I was more than happy with the water. We caught fish all day long and while I got Tom to concentrate on maggot fishing on a three metre whip my dad and Paul fished wagglers. My dad even managed to thrash the competition and land four carp, solely down to having his cataracts done I should say, as this time last year he couldn't see a hook let alone a float! The place is full of small rudd, roach and a fair few ide which are a new species to me, absolutely perfect for kids and fingers crossed we can make good use of it.

The bank holiday weekend saw me at Makins fishery for my third and final Korum Fish Camp of the year. It must be twenty five years since my one and only visit to the place and I didn't know what to expect but  as commercials go I was pleasantly surprised, I suppose being so long established makes a big difference but it was kept in good order too. I have to say that I really enjoy these events but it is disappointing that they don't attract more juniors, though isn't that just the case with angling full stop nowadays? One thing that has become all too apparent since I started coaching is that kids just don't throw themselves into fishing anymore. When we were kids we fished mob handed at times and wherever we went we would more often than not see other youngsters. I now spend more time walking the banks than ever due to my bailiffing duties and I have not seen one junior angler on my clubs water all season, shocking. However there were a couple of youngsters at Makins and one in particular caught everyone's eye. Without putting the lad down in any way he didn't have a great deal in the way of tackle but that didn't matter. He was surrounded by experienced anglers with every bit of kit imaginable but guess who caught the most, absolutely brilliant!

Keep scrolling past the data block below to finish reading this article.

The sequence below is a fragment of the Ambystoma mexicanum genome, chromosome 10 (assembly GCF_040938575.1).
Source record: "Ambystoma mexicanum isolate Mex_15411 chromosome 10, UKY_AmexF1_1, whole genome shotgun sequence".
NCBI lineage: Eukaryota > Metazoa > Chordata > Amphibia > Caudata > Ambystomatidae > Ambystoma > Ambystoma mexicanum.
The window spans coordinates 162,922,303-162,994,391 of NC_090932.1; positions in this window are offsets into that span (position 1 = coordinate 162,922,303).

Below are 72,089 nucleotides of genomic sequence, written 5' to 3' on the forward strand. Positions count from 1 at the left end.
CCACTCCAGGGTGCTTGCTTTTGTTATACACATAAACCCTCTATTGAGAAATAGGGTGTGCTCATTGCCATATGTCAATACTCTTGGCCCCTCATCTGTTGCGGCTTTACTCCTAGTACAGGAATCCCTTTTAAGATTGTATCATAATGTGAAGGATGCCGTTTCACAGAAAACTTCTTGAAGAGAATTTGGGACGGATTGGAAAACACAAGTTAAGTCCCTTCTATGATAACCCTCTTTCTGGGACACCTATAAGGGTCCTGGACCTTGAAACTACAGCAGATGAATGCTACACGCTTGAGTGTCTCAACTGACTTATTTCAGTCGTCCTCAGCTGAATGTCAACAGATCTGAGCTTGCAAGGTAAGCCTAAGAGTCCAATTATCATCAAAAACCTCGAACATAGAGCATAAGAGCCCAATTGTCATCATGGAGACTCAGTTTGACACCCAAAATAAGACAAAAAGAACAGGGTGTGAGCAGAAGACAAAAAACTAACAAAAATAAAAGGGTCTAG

You have to ask yourself where angling will end up in years to come with so few kids coming through. Angling Trust figures, backed up with my own experience, says that there are a large number of what they call returners in the sport now. That is anglers that once fished but for one reason or another, maybe discovering women or having kids, packed it in only to start again when more time becomes available. Of course in the short term that's all well and good but if they don't sample angling in the first place then they can't return can they. if you ever get the opportunity to take a newcomer fishing please do it, quite apart from opening their eyes you'll also find that you will get a lot from the experience yourself.

coaching kids learning fish
Learning the ropes
By luck and good fortune I was contacted by someone I know from way back who asked if I would like to help out taking a group of cubs fishing. Well I wasn't going to turn that chance down. I had actually tried to drum up interest in the local scout groups previously with no joy at all so to get this chance was great. We ended up with twenty kids on the bank, most of who had never fished before. It was somewhat daunting from a coaching point of view but with another coach, a  few parents, plus a number of cub leaders, we managed. And what did the kids think? Well they loved it, not one of them played up or started messing around and in many cases just the opposite happened, they really got in to it. From a personal point of view by far the highlight of the day was a young lad with autism who went from being somewhat withdrawn to happy as Larry once once he had caught a few fish, you can't ask for more than that really can you. His little brother actually cried because he didn't want to go home, result! And so with a bit of luck that may be an opening to introduce more kids to the sport, I'll certainly keep pushing it and fingers crossed we can have a positive outcome.

teaching kids youngsters fishing
That's what it's all about